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financial facelift

DAVE CHAN / THE GLOBE AND MAILDave Chan/Globe and Mail

Bernard and Marla are planning to hang up their hats in a year or so, buy a camper van – a small motorhome – and travel the continent, visiting family and friends in the summer and heading south to a warmer climate in winter. He is 59, she is 56.

After raising three children and paying off the mortgage on their B.C. home, they are well fixed to realize their goals. Bernard is bringing in $101,000 a year at his managerial job with the government, which means he has a defined benefit pension plan. Marla makes $107,000 a year as a self-employed health-care provider with no pension plan.

They’d like to have $60,000 a year after tax to spend when they quit working. They also plan to renovate their kitchen and add to the master bedroom.

They wonder whether they are on track to retire from work at the same time in November, 2019. “Should we take Canada Pension Plan benefits at age 60 or 65?” Marla asks in an e-mail. Is their portfolio properly diversified? Should they take out a home equity line of credit to buy the camper?

We asked Heather Franklin, a fee-only financial planner based in Toronto, to look at Bernard and Marla’s situation.

What the expert says

Marla and Bernard can retire early as planned “with caveats,” Ms. Franklin says. She is concerned about the home renovation (estimated cost $100,000) and the camper van purchase ($130,000) so close to the time they plan to retire. While they have the money in the bank for the renovation, they may want to consider scaling back a bit, perhaps renovating the kitchen but skipping the bedroom extension, she says.

Borrowing to buy the camper van may well be “too taxing on their income and financial resources,” Ms. Franklin says. Instead, she recommends they rent a camper to try it out; they may find the experience is not what they imagined. They could travel and rent a condo somewhere warm each winter for 10 years for what they are proposing to pay for the camper.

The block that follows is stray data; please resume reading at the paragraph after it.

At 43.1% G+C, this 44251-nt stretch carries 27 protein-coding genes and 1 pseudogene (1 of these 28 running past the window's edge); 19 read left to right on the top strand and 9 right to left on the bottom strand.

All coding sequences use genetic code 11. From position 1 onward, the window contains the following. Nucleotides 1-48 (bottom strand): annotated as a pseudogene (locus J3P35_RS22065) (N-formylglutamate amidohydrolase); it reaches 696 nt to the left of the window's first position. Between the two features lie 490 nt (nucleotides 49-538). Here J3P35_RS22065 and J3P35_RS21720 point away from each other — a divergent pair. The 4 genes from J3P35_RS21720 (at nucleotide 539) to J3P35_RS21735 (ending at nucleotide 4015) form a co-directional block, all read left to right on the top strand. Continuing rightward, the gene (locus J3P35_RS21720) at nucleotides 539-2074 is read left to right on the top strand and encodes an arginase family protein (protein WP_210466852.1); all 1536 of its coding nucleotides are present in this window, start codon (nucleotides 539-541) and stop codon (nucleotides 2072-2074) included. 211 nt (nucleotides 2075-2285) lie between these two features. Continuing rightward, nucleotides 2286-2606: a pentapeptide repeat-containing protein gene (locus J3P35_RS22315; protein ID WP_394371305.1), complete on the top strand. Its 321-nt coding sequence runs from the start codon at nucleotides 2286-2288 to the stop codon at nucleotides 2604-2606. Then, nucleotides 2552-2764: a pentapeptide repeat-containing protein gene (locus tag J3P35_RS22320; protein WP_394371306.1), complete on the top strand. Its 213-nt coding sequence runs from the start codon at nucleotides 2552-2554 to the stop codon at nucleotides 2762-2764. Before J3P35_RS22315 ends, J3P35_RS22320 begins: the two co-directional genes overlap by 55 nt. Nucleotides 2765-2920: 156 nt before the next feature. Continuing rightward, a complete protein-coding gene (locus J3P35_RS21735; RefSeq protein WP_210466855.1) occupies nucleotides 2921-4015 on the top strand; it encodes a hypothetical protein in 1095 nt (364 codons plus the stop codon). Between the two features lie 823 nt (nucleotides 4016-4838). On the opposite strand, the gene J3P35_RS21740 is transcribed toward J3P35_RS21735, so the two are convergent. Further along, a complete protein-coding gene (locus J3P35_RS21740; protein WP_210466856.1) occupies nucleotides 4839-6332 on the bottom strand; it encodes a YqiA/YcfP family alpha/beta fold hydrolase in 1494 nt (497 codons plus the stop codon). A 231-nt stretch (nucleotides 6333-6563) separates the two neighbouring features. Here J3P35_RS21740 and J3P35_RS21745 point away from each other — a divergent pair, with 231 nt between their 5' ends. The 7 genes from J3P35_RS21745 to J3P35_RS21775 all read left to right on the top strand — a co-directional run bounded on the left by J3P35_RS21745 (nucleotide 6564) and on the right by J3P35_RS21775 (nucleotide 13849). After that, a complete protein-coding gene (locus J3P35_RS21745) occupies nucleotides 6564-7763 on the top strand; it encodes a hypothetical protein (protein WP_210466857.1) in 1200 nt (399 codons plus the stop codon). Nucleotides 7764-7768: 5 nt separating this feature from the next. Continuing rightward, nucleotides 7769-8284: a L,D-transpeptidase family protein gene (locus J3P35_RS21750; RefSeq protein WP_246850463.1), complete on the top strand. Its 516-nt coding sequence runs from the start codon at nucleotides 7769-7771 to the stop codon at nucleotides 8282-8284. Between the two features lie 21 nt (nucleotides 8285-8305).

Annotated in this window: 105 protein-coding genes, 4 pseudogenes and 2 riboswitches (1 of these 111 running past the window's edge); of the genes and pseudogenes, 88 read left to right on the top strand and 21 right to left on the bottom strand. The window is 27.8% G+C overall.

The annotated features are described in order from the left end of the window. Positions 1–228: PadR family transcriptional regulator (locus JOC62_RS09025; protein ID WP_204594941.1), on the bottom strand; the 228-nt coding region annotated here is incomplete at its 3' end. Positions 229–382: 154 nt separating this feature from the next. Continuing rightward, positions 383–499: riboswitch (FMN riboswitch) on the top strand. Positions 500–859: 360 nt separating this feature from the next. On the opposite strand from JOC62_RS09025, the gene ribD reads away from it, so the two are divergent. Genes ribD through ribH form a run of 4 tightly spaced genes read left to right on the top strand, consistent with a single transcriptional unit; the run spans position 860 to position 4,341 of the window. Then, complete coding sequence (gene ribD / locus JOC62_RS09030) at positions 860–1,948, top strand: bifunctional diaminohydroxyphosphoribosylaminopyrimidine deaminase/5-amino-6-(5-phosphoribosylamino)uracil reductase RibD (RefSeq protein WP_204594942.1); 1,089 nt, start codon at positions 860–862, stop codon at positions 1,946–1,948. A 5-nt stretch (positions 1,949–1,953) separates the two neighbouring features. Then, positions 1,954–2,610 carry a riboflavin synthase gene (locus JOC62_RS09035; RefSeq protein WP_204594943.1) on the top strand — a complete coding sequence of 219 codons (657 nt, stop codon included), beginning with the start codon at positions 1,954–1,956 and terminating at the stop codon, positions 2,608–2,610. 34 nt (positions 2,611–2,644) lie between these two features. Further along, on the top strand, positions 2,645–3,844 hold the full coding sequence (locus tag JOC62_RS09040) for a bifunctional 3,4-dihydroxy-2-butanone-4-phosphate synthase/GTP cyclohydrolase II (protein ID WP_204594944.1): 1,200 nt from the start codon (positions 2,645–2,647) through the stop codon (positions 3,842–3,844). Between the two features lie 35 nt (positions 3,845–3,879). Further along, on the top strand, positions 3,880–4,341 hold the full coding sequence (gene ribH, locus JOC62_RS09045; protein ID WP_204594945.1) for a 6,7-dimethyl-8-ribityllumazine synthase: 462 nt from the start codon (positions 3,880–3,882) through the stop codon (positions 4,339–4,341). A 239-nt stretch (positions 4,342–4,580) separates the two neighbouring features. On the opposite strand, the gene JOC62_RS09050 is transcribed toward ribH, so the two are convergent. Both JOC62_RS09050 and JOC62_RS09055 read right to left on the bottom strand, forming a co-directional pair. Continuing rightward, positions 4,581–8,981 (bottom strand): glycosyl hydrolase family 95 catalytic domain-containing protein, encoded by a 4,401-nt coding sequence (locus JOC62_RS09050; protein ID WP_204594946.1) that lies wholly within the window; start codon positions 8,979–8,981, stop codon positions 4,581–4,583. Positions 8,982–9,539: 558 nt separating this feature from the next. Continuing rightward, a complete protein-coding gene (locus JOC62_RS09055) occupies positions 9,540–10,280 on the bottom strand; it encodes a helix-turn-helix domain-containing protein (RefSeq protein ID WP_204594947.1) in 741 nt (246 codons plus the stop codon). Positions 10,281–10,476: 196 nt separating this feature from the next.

If he retires from work at the age of 60, Bernard will get a pension of about $36,000 a year, including pension adjustment, falling to about $30,000 a year at 65. He will split the pension income with Marla. By then, their spending goal will have risen to $63,500 or so with inflation. They can make up the big shortfall in the first five years – until they begin receiving government benefits – by drawing on their savings, including their tax-free savings accounts (TFSAs) and registered retirement savings plans (RRSPs).

At 65, Bernard and Marla will get about $19,000 each in CPP and Old Age Security benefits, the planner says. She does not recommend taking CPP benefits at the age of 60 because of the 36-per-cent reduction in benefits. The government benefits plus Bernard’s pension would give them about $68,000 pretax, the planner says. Any shortfall would be drawn from their savings.

As to their portfolios, Bernard and Marla hold mostly dividend-paying stocks and some growth stocks. “Dividend stocks are an excellent choice as a portfolio anchor because they produce both income and growth opportunities,” Ms. Franklin says. Bernard’s pension plan can be viewed as the fixed-income portion of their holdings.

Marla’s RRSP could use some fine-tuning because of her big cash holdings. She “might consider redeploying this cash into stocks,” the planner says.

Although the couple have a substantial amount of cash in bank savings accounts, they have not contributed the maximum to their tax-free savings accounts. They should endeavour to catch up, directing any surplus cash (after the renovation) to their TFSAs to take full advantage of the tax-sheltered growth, she adds. “TFSAs provide Canadians with the only true tax-free investment.”

Once they have caught up with their TFSAs, Marla and Bernard may want to open a non-registered, or taxable, investment account. “Dividend income within this account would be taxed at a preferential rate due to the dividend tax credit,” Ms. Franklin says. The dividend tax credit does not apply to dividend income from an RRSP, which is taxed as income when it is withdrawn.

Client situation

The people: Bernard, 59, and Marla, 56

The problem: Are they in shape to retire by the end of next year?

The plan: Consider scaling back the renovation and forgoing the camper van. Top up TFSAs.

The payoff: Goals comfortably achieved.

Monthly net income: $13,400

Assets: His cash $8,275; her cash $145,960; his TFSA $39,085; her TFSA $45,300; his RRSP $87,145; her RRSP $630,710; estimated present value of his DB pension plan $425,000; residence $505,000. Total: $1.89-million

Monthly outlays: Property tax $170; home insurance $115; utilities $210; maintenance, garden $150; car insurance $225; fuel $500; other auto $170; groceries $600; clothing $125; vacation, travel $1,000; other discretionary (gifts, charity) $1,000; dining, drinks, entertainment $750; personal car $50; clubs, subscriptions, other $110; health care, life, disability insurance $240; phones, TV, internet $335; RRSPs $2,390; TFSAs $835; pension plan contribution $770; professional association $335. Total: $10,080 Surplus of $3,320 goes to savings account.

Liabilities: None

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